GIULIANI:  Everybody does and I -- you know, I’m a Roman Catholic.  I confess those things to my priest.  

But I think the accusations are about Hillary Clinton taking money from countries --

JAKE TAPPER, CNN ANCHOR:  The accusation was Hillary Clinton was cheating on Bill.  That was the accusation was.  It was an unhinged and wild accusation.  I can understand why you can't defend it because it's indefensible.  


WALLACE:  Now, you said that Chuck Todd should apologize to Giuliani.

O’REILLY:  Absolutely.

WALLACE:  I thought Tapper was even worse.

What's going on here?  

O’REILLY:  Well, I don't like the personal stuff.  I think Todd sandbagged him, Giuliani, the mayor, because he knew he was going to ask him that question.  And that's not right.  

The prevailing wisdom in Washington, as you know, and in New York City, is that we journalists know better than everybody.  We know better than everybody.  All right?  We're smarter, all right, than the president, the senators, the mayors, particularly a barbarian like Trump.  

That's really -- the fangs are really out because they don't think -- they being journalists -- that Trump is worthy enough to even run.  He's not worthy.  So, that's what you're seeing.  And that's absolute bias.  

WALLACE:  Speaking of bias, you and your show is getting hammered right now for Jesse Watters and the piece he did on Chinatown.  Let’s show a clip.


JESSE WATTERS:  Am I supposed to bow to say hello?


WATTERS:  I like these watches.  Are they hot?  


WALLACE:  Now, you know this piece is being widely criticized as, quote, "racist".  

O’REILLY:  Do you want me to give you the accurate report?  

WALLACE:  Well, do you think it was over the line?  Do you regret it?  

O’REILLY:  I would have edited it a little bit differently than it was edited.  No, it wasn't over the line.  

We ran that piece on Monday of last week, OK?  Five million people plus saw it live.  You know how many negative letters we got?  Less than ten.  You know how many phone calls came in to Fox News?  Zero, as far as I know.  We checked, OK?

It was 36 hours later that this outrage appeared.  And where did it appear?  Far left websites, far left (INAUDIBLE).   I read every single one.  They're all the same.  

So, this is an attack on Fox News.  That's what it is.  It's happened before.  I thought it was a gentle piece.  

There were a few things in there I felt were over the line.  The little old lady, I would have taken that out.  I should have seen it before, but I’m so busy with the election that I didn't.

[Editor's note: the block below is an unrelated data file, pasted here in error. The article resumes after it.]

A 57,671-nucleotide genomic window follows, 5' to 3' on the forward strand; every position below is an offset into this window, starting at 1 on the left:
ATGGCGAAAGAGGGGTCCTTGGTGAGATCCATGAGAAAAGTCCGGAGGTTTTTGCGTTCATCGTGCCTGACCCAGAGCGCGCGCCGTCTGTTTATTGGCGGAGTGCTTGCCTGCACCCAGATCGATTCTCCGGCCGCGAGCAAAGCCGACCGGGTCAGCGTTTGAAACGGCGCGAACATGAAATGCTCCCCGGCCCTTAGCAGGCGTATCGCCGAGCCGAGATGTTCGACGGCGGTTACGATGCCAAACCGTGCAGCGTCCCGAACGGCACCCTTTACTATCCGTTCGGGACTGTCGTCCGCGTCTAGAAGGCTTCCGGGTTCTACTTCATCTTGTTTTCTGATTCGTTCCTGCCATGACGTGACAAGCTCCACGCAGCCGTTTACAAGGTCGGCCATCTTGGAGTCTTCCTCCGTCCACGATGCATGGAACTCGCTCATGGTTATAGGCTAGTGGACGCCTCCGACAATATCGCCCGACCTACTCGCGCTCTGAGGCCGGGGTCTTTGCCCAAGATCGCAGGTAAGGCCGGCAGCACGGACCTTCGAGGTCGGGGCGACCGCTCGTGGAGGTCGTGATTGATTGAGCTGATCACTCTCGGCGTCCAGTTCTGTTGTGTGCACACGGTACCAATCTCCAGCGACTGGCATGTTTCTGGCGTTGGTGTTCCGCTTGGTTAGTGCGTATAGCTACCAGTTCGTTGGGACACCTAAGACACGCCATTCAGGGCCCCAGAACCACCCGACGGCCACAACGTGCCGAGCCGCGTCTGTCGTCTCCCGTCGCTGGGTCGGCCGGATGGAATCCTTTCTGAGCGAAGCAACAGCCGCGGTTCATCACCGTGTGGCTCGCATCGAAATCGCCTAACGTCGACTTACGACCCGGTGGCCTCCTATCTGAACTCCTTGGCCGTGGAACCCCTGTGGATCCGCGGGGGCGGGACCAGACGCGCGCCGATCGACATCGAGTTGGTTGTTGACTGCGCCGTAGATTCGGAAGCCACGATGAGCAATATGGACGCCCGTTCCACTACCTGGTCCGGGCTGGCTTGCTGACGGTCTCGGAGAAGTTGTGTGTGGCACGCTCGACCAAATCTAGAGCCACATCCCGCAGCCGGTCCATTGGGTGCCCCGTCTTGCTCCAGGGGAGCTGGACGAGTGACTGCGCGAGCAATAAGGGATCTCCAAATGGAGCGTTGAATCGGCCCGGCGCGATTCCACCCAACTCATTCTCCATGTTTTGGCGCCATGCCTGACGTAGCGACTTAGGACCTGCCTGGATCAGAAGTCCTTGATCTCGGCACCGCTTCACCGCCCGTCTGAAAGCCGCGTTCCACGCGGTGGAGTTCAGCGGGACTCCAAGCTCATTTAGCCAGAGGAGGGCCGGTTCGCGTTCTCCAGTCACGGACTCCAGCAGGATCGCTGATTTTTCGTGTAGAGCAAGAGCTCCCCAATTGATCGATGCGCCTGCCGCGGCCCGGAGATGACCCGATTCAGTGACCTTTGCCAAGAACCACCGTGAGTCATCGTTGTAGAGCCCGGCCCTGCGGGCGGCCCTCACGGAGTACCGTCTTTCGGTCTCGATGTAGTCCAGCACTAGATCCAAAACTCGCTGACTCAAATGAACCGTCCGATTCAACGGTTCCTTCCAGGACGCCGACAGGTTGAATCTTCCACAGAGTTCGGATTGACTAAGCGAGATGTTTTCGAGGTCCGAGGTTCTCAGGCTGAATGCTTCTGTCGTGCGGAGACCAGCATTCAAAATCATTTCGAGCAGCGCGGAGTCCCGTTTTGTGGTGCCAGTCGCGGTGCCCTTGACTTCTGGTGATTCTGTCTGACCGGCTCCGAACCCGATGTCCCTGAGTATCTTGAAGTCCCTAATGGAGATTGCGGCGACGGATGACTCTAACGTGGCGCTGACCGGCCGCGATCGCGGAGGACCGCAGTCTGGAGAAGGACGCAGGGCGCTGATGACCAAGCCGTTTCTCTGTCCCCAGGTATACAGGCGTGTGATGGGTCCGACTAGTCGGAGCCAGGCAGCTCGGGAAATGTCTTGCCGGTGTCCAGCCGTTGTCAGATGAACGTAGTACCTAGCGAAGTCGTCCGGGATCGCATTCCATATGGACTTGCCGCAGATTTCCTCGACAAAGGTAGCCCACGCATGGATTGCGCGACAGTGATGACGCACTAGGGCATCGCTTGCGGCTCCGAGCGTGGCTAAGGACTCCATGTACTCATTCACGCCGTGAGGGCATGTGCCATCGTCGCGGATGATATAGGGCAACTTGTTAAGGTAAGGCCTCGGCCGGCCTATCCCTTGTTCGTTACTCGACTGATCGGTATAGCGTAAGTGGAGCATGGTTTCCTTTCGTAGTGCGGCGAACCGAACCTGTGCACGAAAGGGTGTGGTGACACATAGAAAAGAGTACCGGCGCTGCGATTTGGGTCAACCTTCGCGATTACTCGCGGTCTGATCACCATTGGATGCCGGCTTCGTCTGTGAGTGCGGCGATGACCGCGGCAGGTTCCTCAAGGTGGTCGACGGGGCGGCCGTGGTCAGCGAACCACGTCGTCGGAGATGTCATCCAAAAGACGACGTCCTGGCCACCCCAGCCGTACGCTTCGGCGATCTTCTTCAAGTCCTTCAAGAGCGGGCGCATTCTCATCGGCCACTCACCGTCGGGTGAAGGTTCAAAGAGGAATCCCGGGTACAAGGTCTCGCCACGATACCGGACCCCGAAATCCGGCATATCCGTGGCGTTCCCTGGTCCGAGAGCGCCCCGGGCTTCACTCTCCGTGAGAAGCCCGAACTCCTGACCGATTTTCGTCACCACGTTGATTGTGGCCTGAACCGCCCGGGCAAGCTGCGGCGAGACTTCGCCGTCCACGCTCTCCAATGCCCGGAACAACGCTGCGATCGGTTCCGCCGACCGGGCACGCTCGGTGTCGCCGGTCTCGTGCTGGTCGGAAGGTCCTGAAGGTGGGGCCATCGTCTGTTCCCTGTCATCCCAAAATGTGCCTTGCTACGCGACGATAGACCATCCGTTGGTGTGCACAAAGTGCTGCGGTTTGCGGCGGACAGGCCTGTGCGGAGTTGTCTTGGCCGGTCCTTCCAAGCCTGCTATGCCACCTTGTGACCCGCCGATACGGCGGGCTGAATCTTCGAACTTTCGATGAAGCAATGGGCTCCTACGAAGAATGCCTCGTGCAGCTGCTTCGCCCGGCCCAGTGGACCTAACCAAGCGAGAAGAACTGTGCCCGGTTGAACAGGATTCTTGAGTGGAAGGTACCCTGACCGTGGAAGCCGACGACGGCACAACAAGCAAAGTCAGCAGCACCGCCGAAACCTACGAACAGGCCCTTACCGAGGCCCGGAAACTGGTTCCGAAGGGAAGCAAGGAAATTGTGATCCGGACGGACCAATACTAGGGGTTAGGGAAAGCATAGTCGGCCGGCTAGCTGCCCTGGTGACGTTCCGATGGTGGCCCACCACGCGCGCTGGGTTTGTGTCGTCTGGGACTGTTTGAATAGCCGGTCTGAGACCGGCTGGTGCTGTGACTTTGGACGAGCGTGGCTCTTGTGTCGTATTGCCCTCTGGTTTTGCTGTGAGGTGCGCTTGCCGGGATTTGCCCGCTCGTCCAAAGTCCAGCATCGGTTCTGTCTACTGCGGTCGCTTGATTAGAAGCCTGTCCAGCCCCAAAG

But Watters is a gentle satirist.  He’s worked very well for us.  And we're proud of him.  This is an organized campaign.  This is what they do.  They've done it before.  

WALLACE:  All right.  Let's turn to this.  

O’REILLY:  Yes.  

WALLACE:  Your latest best seller, "Killing The Rising Sun."  Now, I have a confession to make.  I had never read any of the "Killing" books.  

O’REILLY:  You're fired.  You have to get out of the building right now.  

WALLACE:  Until this one.  


WALLACE:  I got to tell you -- no, I’m being honest and serious here, I thought it was gripping.  I learned a lot.  I was thoroughly entertained.  I read somewhere you said history is fascinating, but history books are too often boring.  

O’REILLY:  Nine hundred pages.  

WALLACE:  This is anything but boring.  

O’REILLY:  No, but now you have to go back and read the others.  

WALLACE:  Well, no, I want to.  

O’REILLY:  Right?  You have to read the other five.  


O’REILLY:  Look, what Martin Dugard and I have crafted is a franchise for people who want to know about history, but they don't have time to read 900 pages.  So, we give you 300 action-packed pages.  

WALLACE:  No, I love it.  It's in present tense.  

O’REILLY:  Right.

WALLACE:  You have a lot of details I’ve never heard before.  

O’REILLY:  Dugard is a brilliant researcher.  We put you on the ground when that atom bomb drops.  So, you’re right there on the ground.  We put you on Iwo Jima with the Marines right next to them.  

WALLACE:  All right.  I’m going to talk about the atom bomb because you explore the controversy, which has lasted ever since Hiroshima, about whether it was right to drop the atom bomb.  And you come down firmly on the side it was absolutely the right decision.  

O’REILLY:  Yes, and for selfish reasons.  I wouldn't be here.  My father --


WALLACE:  Wait, wait, wait, because -- no, I want to interrupt you, I want to interrupt you as you always do, because let's put this picture up on the screen.  This is the surprise that comes out in the book, that this guy, an unnamed ensign in the middle of the Pacific during World War II named William J. O'Reilly.  

O’REILLY:  That's right.  So I have an emotional attachment.  

But I decided to write the book because of Reverend Wright, because of President Obama's preacher, when he said goddamn America, the chickens are coming home to roost for Nagasaki and Hiroshima.  

When I heard that, my head snapped.  I said, wait a minute, you know, that's wrong.  Let me -- and some day I’m going to clarify the record.  And here's some day, right here, "Killing the Rising Sun."  

And the interesting thing that we did was we asked the five living presidents if they would have done what Truman did.  

WALLACE:  You have the letters in the back of the book.

O’REILLY:  We have the actual letters.  I asked them to write to me personally.  

WALLACE:  Right.

O’REILLY:  President Obama wouldn't write to me, because I don't believe he would have dropped the bomb.  I don’t believe he would.

President Clinton didn't answer because his wife is running for president.  He didn't want a controversy.